The common element underlying all of these variations, contrasts and contingencies is the imbalance of power that enables the few—officials, their cronies, middlemen, to name a few—to exploit the many. Hence my focus on justice as an overriding goal and justification of anticorruption efforts, and as a broad criterion for assessing their impact. “Justice” has as many subjective meanings and circumstantial variations as “corruption,” and its pursuit involves long timelines and complex causality. But rather than asking ourselves whether we are reducing the incidence of corrupt practices that lie beyond our abilities of measurement, we can observe whether government is performing basic functions and delivering services in fair and effective ways. Are more voices being heard in a safe and valued political space? Can people who see themselves as the victims of corruption defend themselves by political means? Deepening justice will not necessarily manifest itself in the form of broad social harmony. Indeed, it will often be marked by contention and controversy. But it is worth remembering that it is out of such contention—the conviction, often sustained by self-interest rather than by anything like civic virtue, that those in power should not be able to deny my freedom, seize my property, or exclude me from decisions affecting my life—that the basic notion of corruption itself originates, and that the energy needed to redress basic political imbalances is created and sustained.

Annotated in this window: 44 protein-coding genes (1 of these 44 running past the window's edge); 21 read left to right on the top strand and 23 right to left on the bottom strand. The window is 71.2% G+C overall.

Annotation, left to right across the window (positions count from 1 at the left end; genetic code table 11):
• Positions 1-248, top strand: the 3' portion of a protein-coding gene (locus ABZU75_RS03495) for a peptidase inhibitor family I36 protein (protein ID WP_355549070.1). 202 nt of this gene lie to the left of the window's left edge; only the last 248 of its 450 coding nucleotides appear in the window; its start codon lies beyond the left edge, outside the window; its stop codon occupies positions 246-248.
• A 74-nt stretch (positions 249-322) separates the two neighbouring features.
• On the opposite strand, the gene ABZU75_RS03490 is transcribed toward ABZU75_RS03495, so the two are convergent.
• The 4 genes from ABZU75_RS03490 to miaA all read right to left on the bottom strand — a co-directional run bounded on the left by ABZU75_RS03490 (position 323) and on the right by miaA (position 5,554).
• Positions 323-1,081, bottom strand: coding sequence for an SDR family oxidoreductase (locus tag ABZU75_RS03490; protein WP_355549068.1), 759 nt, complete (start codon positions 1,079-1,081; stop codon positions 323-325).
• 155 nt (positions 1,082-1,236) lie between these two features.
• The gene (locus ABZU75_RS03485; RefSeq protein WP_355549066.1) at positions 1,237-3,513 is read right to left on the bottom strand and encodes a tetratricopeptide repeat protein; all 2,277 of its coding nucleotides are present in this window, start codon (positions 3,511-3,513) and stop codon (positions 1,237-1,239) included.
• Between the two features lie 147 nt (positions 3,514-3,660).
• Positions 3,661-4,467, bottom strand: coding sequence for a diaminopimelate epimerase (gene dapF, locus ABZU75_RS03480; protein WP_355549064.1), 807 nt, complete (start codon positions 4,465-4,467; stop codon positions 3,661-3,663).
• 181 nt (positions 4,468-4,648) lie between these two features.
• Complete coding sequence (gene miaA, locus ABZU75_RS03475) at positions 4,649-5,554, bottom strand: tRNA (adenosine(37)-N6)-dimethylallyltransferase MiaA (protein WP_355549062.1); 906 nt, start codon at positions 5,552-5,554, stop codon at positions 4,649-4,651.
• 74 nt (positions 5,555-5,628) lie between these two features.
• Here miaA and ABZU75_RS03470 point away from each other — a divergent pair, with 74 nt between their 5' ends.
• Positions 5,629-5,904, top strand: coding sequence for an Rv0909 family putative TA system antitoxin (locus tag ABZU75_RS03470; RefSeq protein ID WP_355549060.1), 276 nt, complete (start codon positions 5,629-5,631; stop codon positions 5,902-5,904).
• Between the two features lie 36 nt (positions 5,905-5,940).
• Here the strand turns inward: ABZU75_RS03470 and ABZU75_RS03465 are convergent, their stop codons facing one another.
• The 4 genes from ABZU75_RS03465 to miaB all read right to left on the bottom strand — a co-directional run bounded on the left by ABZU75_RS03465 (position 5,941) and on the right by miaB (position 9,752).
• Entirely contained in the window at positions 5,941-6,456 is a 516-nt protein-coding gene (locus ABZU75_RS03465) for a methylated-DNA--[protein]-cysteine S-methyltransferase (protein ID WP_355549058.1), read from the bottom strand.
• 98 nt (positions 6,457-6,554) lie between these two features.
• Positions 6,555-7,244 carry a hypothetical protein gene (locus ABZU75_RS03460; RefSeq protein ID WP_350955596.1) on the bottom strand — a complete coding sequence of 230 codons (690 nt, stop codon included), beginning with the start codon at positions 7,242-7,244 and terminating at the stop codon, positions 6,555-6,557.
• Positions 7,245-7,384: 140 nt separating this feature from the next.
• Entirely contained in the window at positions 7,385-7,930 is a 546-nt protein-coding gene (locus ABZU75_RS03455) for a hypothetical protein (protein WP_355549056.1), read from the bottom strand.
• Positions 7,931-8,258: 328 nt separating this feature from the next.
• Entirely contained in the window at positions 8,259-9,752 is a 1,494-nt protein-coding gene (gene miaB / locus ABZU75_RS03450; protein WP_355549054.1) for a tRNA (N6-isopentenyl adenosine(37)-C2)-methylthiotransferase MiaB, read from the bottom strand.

None of this is to suggest that we should give up on checking specific corrupt practices. We can and should, however, rethink the reasons why we do so and the ways we assess any effects we might have. Neither am I trying, under the banner of “justice,” to smuggle Western-style liberal democracy back into the debate as a one-size-fits-all goal for reform. Liberal democracies and economies have corruption problems of their own—consider the emerging debate over “institutional corruption”—and within moral and ethical limits “justice” can be understood in rather different ways. It may be said that a justice-based perspective leaves us assessing impacts and progress by a range of airy and unattainable ideals, rather than by solid evidence. But if quantification is seen as essential, there are numerous justice-related indices of varying types, and techniques for measuring the ways governments do or do not deliver for their citizens. Finally, with injustice as with corruption we know it when we see it. In the societies we care about, people often can tell us how they are treated by governments and officials, and what they would see as fair and just.
The perspective proposed here, perhaps ironically, may shift our attention to positive aspects of the picture. While some norms are undoubtedly crumbling, other elite activities and privileges that were once standard operating procedure are now controversial and widely challenged. An anticorruption movement that did not exist thirty-five years ago, during a time when those of us working on the issue were seen as unserious people pursuing trivial questions, is a major presence on the global stage. Mark Pyman, with whom I have enjoyed several exchanges about global corruption trends (his views are more positive than mine), has launched the Curbing Corruption website, showing us what can be learned and done with an emphasis on sectors, not just whole countries.
Controlling corruption, in itself, will not guarantee justice. But I look forward to a day when anticorruption analysts and organizations, by backing technocratic perspectives with a sound understanding of the social realities of the problem, can show that we are making progress against the political injustices that make corruption worth worrying about to begin with.